The transition to a sportsman late model was seemingly pretty simple for Coos Bay Speedway’s Braden Fugate.
Fugate previously spent two seasons racing in the hornets division at Coos Bay, a 3/8-mile dirt oval track in Coos County, Oregon, and raced a handful of times in a sportsman in 2018.
In 2019, Fugate rattled off seven straight sportsman victories to start the season on the way to 12 wins in 15 races and a championship at his home track. It was his first career championship in three years of racing.
Fugate’s expectations going into the season weren’t as high as he ended up finishing, but the help of both his dad, Len Fugate, and his car owner, Mike Redmon, helped ease make the learning curve.
“It happened pretty quick,” Fugate said. “My dad was Johnny-on-the-Spot, I guess you could say, with the setup. We just had to make small changes to get where we really wanted to be. It was just an incredible year with where we started. We basically rebuilt the whole car and from Day 1 we had speed. It was good.”
Fugate needed the help of his dad and owner, because during the first four races of the season he was three hours away finishing up his degree at the University of Oregon, where he graduated this spring. Thankfully, with his class schedule he was off on Fridays, giving him a day to come home and get the car ready, race on Saturdays, and wash his car on Sundays before heading back to school.
During the offseason while Fugate was at school, his dad rebuilt the car, and would get it ready every week with the help of Redmon.
Fugate would do his own work away from the car.
“I practiced a little bit on iRacing over the winter and that helped me out a little bit to stay fresh on driving,” he said.
The championship winning sportsman car was “sitting out in a field,” Fugate said, and Redmon originally bought it for his daughter. But, his daughter wasn’t ready, so they did a car swap, with her driving Fugate’s old hornet while he drove the sportsman.
He won a race in the sportsman in his first year, “which was pretty crazy,” he said.
Even though success came a lot quicker than he expected, the 23-year-old Fugate was no stranger to the racetrack. His brother, who is 12 years older, was driving sprint cars when Fugate was around 5.
“I spent like every weekend at the racetrack watching races,” he said. “We quit when I was like 8 years old. I didn’t go to the races as much, but I was still there doing whatever I could to be at the races, checking things out.
“I’ve always wanted to do it and when it finally worked out, I had experience watching it but it just kind of happened. I don’t even know what to explain the transition being so quick.”
Fugate built such a lead in the sportsman division that he pretty much knew he had the championship locked up with two weeks to go. While championship night didn’t provide drama, he still wanted to make sure he put a cherry on top of his title.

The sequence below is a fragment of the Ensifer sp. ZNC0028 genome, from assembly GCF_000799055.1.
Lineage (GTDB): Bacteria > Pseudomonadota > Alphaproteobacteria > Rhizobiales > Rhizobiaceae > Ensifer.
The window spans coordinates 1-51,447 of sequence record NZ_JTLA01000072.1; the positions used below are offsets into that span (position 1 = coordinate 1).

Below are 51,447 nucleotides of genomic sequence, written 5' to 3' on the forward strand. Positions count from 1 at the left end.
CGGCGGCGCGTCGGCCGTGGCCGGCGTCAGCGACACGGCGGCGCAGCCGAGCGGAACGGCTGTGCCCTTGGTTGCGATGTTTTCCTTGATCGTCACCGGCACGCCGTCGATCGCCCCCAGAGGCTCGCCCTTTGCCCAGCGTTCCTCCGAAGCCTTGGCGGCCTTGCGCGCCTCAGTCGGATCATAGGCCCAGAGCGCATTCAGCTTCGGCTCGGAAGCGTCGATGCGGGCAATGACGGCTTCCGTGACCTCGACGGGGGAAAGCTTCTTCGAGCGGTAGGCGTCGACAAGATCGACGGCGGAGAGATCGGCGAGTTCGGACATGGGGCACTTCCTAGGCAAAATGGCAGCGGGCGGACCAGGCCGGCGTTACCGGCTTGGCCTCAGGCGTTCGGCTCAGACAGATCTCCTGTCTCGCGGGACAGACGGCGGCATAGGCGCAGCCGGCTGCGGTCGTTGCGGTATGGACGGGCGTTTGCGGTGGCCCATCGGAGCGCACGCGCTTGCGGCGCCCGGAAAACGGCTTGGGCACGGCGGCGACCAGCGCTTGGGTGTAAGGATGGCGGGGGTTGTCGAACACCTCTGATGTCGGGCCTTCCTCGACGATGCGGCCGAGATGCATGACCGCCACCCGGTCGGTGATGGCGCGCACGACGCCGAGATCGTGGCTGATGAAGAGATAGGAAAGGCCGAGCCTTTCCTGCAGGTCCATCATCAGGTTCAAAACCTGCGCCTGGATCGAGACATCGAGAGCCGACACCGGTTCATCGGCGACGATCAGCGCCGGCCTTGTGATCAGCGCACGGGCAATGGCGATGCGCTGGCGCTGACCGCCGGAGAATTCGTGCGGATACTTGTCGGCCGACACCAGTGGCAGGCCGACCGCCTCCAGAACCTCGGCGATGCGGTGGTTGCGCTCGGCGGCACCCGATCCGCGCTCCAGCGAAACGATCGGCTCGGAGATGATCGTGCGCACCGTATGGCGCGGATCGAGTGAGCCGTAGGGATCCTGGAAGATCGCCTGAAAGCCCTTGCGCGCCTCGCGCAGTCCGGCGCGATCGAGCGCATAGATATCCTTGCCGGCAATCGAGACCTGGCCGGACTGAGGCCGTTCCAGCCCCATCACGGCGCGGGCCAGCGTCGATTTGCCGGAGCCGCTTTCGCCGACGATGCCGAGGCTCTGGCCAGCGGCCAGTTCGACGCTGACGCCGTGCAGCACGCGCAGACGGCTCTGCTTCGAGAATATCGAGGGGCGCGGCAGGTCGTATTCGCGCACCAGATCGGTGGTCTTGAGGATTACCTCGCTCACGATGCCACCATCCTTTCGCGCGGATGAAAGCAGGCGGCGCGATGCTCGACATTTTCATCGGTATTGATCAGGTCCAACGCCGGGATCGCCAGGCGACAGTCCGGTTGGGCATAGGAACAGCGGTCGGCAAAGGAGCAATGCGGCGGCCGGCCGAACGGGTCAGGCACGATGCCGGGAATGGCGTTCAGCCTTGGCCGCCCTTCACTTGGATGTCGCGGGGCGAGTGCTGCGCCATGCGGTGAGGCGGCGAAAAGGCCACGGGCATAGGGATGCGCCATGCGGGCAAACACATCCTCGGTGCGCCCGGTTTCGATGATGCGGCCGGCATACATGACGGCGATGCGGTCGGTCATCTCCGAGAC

“I didn’t feel like it would be validated if I went out and went, ‘Oh, we have it locked up, we don’t really have to try.’ We still worked hard and we won on championship night.”
After the final checkered flag waved, Fugate got out of his car, put his hands up, and waved to the crowd. It was the first time he’d been in a position where everyone in the stands was cheering for him.
“I had never won a championship in my life in anything. It was a crazy feeling because I knew my dad and Mike and everybody that helps us, we all put so much work into getting it, so finally getting to stand up and have the picture, it just showed that all that hard work did pay off for us so it was exciting.
“It was a pretty incredible feeling.”
Fugate thanked sponsors Ken Ware Chevrolet Buick Cadillac GMC, Canaday Coffee and the Canaday family, Memory Road Photography, Napier Auto Body, WSK Diemert Racing Engines, API Coatings, Angela Cardas Meredith, and Bandon/Coquile Hwy Deli Mart, and his crew members Steve Kreutzer, Janet, Trace, and Bryce Fugate, and Kirsten Canaday.
Three years into his career, Fugate has never raced anywhere but Coos Bay. He hopes to start traveling more this upcoming season in his super late model, a division he’ll move up to in 2020. He spent a good portion of 2019 driving the super as well as his sportsman.
For the first time in three years, in 2020 Fugate will be racing in just one division, focusing on just one car. He’s excited about that prospect, but knows the transition to another new car may not go as smoothly as the one into a sportsman.
Even if it doesn’t, just getting the chance to get behind the wheel of any car every weekend is enough for him.
“The sportsman, I can’t explain it,” he said. “It was nerve-wracking but once you get on the track and you’re going, it’s the best time of your life. You’re excited, you’re so pumped up before the race and once you’re out there you’re so focused and you just do it. I don’t even know how to explain it.
“Just the opportunity to be able to do this. It’s just crazy to be able to have the opportunity drive the car. I’m honestly just thankful I get the opportunity to get in a seat and do what I’m doing. We’re probably going to eventually chase the championship at Coos Bay, but just the fact that I get to race and do what I’m doing is what I’m most excited about going forward.”